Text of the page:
Updated: Apr 27
By Marianne Rogenski
Many of us are now working from home and that might mean we are sharing spaces with our partners and children. This requires adjustments to routine, managing time differently, and figuring out how to complete our own tasks while helping our children with theirs.
I homeschooled my two children for 8 years while working a part-time job of my own. While my situation was obviously different—I chose to homeschool and was not forced because of shelter-in-place orders—I feel that I learned some lessons that may help in the time we are currently in.
First, school at home does not and should not be exactly like school in a school building. I tried to mimic school at first and found that it did not work for my children. While a routine is helpful, that routine should be unique for each child. I found that it was best to let my children find what worked for them. My son thrived on structure and wanted to plan when he would work on math, English, social studies, etc. However, my daughter worked better if she could do what she felt like doing at any given moment. While my son’s days all looked very similar, my daughter’s days were not at all. The important thing was that they were both learning and it was far less stressful when they were able to create routines that worked for them.
Second, take lots of breaks! Once your child completes a task, have them go outside and run around or get a snack. Brain breaks are important before moving on to the next subject or assignment. Things like reading a chapter of a favorite book, taking the family dog for a walk, coloring, or building with Legos are all great ways to refresh before tackling the next thing.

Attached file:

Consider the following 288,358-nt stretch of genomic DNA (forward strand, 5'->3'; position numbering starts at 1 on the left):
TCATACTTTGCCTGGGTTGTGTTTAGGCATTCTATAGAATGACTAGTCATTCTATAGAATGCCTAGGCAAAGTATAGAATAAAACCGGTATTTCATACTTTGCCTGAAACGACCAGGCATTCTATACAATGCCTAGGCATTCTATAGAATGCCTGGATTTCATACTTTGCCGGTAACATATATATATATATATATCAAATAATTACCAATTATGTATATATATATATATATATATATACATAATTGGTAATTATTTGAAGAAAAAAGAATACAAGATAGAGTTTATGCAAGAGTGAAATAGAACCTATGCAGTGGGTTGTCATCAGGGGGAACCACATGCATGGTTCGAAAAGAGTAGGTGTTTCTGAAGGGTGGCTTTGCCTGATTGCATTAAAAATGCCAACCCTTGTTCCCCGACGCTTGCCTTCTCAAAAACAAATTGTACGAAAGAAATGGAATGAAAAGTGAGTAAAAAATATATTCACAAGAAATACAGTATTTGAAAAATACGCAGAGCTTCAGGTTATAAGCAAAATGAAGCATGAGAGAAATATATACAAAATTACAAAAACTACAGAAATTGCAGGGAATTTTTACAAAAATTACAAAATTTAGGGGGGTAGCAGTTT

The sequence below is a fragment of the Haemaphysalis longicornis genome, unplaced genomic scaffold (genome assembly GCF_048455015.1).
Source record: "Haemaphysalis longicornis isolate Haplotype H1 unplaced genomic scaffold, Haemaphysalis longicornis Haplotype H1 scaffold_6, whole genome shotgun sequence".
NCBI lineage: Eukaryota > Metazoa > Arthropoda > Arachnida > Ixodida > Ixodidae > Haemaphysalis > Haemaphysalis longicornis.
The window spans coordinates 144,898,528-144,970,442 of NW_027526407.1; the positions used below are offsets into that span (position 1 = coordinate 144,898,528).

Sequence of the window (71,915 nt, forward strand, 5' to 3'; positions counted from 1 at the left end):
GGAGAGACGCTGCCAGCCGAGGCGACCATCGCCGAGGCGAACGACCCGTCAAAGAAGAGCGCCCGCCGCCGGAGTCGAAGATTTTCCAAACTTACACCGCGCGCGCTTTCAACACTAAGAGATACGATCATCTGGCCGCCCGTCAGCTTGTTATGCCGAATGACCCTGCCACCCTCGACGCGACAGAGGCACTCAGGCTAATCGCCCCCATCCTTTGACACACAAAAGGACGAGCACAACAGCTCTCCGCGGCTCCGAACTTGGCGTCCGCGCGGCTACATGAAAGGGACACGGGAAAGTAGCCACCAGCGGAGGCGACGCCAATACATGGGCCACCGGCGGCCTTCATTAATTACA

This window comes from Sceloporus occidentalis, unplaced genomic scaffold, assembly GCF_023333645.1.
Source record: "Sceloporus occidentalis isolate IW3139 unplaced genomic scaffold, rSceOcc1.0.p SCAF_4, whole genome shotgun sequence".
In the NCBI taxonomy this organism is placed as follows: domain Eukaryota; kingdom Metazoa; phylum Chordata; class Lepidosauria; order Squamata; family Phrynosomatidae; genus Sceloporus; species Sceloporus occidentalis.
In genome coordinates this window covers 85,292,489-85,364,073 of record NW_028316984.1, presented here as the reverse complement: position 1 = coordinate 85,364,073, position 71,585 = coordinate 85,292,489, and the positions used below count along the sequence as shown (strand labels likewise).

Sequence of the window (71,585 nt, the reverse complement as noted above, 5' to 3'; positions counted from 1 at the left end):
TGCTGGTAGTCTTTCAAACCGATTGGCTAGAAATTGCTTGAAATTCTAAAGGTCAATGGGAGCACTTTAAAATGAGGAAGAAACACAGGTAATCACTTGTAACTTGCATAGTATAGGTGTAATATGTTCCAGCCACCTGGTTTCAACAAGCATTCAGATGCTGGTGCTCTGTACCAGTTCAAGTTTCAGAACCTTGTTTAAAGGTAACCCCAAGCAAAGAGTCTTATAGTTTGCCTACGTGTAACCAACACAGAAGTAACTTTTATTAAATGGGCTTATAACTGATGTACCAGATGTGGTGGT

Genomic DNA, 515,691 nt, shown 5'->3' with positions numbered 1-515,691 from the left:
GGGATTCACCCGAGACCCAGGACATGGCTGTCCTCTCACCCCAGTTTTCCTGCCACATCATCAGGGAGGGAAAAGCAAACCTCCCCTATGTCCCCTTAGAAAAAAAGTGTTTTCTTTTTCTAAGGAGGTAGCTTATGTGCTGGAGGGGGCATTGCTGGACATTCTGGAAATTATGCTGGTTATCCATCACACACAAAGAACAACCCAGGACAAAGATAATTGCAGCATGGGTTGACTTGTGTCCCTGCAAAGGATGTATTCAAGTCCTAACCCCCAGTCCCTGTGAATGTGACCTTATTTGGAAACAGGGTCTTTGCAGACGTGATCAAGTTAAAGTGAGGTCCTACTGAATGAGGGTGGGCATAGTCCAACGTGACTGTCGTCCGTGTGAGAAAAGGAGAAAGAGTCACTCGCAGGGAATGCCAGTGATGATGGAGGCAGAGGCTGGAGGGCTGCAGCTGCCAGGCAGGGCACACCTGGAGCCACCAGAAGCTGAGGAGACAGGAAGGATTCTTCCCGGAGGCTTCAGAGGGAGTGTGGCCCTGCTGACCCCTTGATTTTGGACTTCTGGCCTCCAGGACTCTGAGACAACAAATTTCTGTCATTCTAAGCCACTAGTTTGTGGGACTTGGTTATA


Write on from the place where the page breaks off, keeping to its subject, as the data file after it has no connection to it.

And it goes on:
Third, school at home does not need to be a full 6 hours. Schools need that amount of time each day because the teachers have 20 or more students in each classroom and they need time to get everyone ready to learn, take bathroom breaks, transition between subjects and travel when students go to PE, art, music, etc. At home, one child can complete an assignment or task fairly quickly. One thing I had to learn with my own children was that it was ok if the math worksheet only took five minutes! That doesn’t mean that they need more busy work; that means that they understood the lesson and can move on!
Fourth, there are so many opportunities to have fun with your child while they are doing school at home! Sometimes teachers don’t have time to do all of the experiments and great visual or active examples that they would like to do. Now is a great time to look up fun experiments, do PE with your children, read together and use fun voices for the characters in the story, cook with your children and teach them fractions and units of measurement, and so much more! Life with you, the parent, is natural learning and that is valuable! It is an indescribable feeling to see your child grasp a concept or get truly excited about learning. So, in the midst of this chaos of a pandemic—look for those small but meaningful moments.
Finally, and probably most importantly, it is ok to take an hour or a day off—even if it is not planned by the school. We are all in an uncertain time. No one has lived through a pandemic before and we are all responding differently to the shelter-in-place orders. In fact, we all have days that are fine and days that are not and that is normal. Sometimes school just doesn’t work on a particular day and that is okay. When I was doing homeschool with my kids we had days when one of my children just could not seem to understand lessons or could not focus. This frustrated me at first, but I learned that in those moments the best thing to do was set the task aside and come back to it in an hour, three hours, or even the next day. There is nothing wrong with calling it a day after 30 minutes if that is what is needed. The mental well-being of you and your children is the most important thing right now so don’t sweat it if the day does not go as planned.
Do your best, hug and love on your children, and let them know that we will all get through this together.
Marianne is a Prevention Specialist and has an extensive history in supporting youth. through her roles as a Director of Youth and Children's ministries and as a Direct Support Professional for PURSUIT, a collaborative program through Clearbrook and NWSRA.